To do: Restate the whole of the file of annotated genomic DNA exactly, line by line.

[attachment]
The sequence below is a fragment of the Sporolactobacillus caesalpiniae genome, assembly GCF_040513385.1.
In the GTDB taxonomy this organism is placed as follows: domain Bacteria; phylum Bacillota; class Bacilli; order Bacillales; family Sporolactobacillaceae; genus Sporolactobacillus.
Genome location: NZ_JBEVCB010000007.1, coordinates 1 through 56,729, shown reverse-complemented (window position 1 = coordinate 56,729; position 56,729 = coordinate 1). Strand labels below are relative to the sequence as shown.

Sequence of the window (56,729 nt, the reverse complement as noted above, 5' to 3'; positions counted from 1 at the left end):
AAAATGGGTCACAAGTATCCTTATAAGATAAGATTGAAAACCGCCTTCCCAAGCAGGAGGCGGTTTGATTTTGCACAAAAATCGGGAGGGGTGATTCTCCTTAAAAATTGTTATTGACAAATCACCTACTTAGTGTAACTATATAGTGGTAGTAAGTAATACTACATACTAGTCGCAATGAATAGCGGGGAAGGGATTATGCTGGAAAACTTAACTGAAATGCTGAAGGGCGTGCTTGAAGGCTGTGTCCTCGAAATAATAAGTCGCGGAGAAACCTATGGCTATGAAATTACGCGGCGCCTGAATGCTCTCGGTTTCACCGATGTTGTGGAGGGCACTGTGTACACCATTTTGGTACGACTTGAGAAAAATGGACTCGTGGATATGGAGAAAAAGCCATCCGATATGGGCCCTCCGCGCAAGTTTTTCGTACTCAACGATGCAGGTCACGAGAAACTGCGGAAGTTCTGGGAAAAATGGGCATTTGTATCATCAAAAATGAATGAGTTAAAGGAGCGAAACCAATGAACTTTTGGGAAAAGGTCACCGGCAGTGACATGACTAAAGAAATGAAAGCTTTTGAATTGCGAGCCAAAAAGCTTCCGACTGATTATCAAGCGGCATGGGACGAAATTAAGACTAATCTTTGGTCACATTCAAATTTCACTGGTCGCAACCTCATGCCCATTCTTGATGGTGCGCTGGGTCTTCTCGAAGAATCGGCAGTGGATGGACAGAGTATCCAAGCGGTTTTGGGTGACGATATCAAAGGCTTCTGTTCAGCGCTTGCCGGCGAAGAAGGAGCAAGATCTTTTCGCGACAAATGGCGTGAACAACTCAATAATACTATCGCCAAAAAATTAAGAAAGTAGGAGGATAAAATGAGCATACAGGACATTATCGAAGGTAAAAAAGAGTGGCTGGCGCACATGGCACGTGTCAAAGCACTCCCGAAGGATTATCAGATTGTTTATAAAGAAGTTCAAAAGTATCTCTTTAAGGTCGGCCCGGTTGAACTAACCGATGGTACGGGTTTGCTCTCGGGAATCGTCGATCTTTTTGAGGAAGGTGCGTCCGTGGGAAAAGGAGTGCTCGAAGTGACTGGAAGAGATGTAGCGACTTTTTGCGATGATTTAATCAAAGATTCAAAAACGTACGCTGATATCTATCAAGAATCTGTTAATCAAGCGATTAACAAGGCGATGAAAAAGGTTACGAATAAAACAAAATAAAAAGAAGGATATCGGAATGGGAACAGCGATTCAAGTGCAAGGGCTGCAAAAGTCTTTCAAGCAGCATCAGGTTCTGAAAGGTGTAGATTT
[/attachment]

The sequence below is a fragment of the Sporolactobacillus caesalpiniae genome, assembly GCF_040513385.1.
In the GTDB taxonomy this organism is placed as follows: domain Bacteria; phylum Bacillota; class Bacilli; order Bacillales; family Sporolactobacillaceae; genus Sporolactobacillus.
Genome location: NZ_JBEVCB010000007.1, coordinates 1 through 56,729, shown reverse-complemented (window position 1 = coordinate 56,729; position 56,729 = coordinate 1). Strand labels below are relative to the sequence as shown.

Sequence of the window (56,729 nt, the reverse complement as noted above, 5' to 3'; positions counted from 1 at the left end):
AAAATGGGTCACAAGTATCCTTATAAGATAAGATTGAAAACCGCCTTCCCAAGCAGGAGGCGGTTTGATTTTGCACAAAAATCGGGAGGGGTGATTCTCCTTAAAAATTGTTATTGACAAATCACCTACTTAGTGTAACTATATAGTGGTAGTAAGTAATACTACATACTAGTCGCAATGAATAGCGGGGAAGGGATTATGCTGGAAAACTTAACTGAAATGCTGAAGGGCGTGCTTGAAGGCTGTGTCCTCGAAATAATAAGTCGCGGAGAAACCTATGGCTATGAAATTACGCGGCGCCTGAATGCTCTCGGTTTCACCGATGTTGTGGAGGGCACTGTGTACACCATTTTGGTACGACTTGAGAAAAATGGACTCGTGGATATGGAGAAAAAGCCATCCGATATGGGCCCTCCGCGCAAGTTTTTCGTACTCAACGATGCAGGTCACGAGAAACTGCGGAAGTTCTGGGAAAAATGGGCATTTGTATCATCAAAAATGAATGAGTTAAAGGAGCGAAACCAATGAACTTTTGGGAAAAGGTCACCGGCAGTGACATGACTAAAGAAATGAAAGCTTTTGAATTGCGAGCCAAAAAGCTTCCGACTGATTATCAAGCGGCATGGGACGAAATTAAGACTAATCTTTGGTCACATTCAAATTTCACTGGTCGCAACCTCATGCCCATTCTTGATGGTGCGCTGGGTCTTCTCGAAGAATCGGCAGTGGATGGACAGAGTATCCAAGCGGTTTTGGGTGACGATATCAAAGGCTTCTGTTCAGCGCTTGCCGGCGAAGAAGGAGCAAGATCTTTTCGCGACAAATGGCGTGAACAACTCAATAATACTATCGCCAAAAAATTAAGAAAGTAGGAGGATAAAATGAGCATACAGGACATTATCGAAGGTAAAAAAGAGTGGCTGGCGCACATGGCACGTGTCAAAGCACTCCCGAAGGATTATCAGATTGTTTATAAAGAAGTTCAAAAGTATCTCTTTAAGGTCGGCCCGGTTGAACTAACCGATGGTACGGGTTTGCTCTCGGGAATCGTCGATCTTTTTGAGGAAGGTGCGTCCGTGGGAAAAGGAGTGCTCGAAGTGACTGGAAGAGATGTAGCGACTTTTTGCGATGATTTAATCAAAGATTCAAAAACGTACGCTGATATCTATCAAGAATCTGTTAATCAAGCGATTAACAAGGCGATGAAAAAGGTTACGAATAAAACAAAATAAAAAGAAGGATATCGGAATGGGAACAGCGATTCAAGTGCAAGGGCTGCAAAAGTCTTTCAAGCAGCATCAGGTTCTGAAAGGTGTAGATTT